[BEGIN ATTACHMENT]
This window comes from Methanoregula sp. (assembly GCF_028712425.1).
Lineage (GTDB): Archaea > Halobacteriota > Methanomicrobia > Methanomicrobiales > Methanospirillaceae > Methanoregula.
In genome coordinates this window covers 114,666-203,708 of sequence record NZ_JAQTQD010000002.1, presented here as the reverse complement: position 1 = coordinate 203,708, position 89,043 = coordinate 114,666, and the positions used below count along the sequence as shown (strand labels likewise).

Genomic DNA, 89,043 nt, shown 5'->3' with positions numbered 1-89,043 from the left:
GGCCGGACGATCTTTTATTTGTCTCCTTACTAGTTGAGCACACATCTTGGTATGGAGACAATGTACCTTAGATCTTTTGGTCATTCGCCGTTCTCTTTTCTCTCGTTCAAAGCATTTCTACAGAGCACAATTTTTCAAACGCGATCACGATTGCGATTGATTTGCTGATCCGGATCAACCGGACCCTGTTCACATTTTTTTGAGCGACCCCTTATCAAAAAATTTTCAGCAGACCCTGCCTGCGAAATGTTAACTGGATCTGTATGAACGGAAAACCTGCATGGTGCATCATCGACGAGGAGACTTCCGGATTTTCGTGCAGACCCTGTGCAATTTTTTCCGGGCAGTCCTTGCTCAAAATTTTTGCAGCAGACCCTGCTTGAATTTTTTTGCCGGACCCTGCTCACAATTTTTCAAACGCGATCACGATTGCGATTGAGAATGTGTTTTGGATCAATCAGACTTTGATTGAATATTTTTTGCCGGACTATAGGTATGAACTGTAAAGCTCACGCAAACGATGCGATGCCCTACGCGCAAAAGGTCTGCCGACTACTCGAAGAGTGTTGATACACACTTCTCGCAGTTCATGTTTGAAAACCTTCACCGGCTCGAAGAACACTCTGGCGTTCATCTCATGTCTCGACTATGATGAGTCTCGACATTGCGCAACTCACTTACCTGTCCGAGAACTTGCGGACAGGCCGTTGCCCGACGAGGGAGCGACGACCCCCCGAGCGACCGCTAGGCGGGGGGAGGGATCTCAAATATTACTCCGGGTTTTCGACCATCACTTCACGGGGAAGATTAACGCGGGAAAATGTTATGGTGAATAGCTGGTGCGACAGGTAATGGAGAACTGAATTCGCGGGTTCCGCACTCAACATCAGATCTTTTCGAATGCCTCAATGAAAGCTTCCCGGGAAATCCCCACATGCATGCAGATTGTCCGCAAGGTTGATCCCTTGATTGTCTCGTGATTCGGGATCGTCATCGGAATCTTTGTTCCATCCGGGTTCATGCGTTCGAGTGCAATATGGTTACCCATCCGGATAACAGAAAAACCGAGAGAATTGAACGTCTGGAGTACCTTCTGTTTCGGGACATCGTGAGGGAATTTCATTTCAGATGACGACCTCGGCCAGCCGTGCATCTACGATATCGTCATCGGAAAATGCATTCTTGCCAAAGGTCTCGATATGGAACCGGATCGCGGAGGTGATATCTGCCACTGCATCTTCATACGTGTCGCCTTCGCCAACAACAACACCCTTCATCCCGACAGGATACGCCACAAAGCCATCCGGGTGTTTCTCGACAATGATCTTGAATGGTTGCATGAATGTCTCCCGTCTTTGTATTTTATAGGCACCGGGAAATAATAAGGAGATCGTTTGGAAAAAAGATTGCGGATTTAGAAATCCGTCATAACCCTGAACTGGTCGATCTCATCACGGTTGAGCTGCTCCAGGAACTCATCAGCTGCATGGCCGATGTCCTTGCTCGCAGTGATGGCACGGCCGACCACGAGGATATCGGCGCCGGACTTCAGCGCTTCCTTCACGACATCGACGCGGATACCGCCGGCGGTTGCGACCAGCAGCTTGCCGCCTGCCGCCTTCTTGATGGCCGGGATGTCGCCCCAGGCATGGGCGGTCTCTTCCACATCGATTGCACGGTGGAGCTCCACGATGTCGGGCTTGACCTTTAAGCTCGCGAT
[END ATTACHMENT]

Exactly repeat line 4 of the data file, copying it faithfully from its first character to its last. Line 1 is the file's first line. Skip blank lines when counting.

Genomic DNA, 89,043 nt, shown 5'->3' with positions numbered 1-89,043 from the left: